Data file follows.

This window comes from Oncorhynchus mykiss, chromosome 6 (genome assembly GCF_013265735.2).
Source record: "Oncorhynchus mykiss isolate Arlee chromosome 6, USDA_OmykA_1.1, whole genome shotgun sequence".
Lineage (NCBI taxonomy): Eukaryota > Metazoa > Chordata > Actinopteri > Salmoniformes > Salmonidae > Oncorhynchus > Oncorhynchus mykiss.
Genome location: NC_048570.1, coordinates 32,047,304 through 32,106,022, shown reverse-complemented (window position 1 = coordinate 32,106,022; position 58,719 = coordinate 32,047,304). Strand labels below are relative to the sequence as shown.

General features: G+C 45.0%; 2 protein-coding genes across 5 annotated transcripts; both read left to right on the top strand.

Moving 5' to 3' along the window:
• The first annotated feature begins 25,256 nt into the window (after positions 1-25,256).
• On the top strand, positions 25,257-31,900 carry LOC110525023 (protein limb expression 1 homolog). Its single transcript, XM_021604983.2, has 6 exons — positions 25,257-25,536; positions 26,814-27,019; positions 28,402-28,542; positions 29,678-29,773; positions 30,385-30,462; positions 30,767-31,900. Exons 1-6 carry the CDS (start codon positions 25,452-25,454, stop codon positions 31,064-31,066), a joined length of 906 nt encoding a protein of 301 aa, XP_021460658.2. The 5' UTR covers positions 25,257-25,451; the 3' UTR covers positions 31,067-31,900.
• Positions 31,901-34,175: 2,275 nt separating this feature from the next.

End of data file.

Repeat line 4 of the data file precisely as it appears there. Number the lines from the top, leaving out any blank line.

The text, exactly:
Genome location: NC_048570.1, coordinates 32,047,304 through 32,106,022, shown reverse-complemented (window position 1 = coordinate 32,106,022; position 58,719 = coordinate 32,047,304). Strand labels below are relative to the sequence as shown.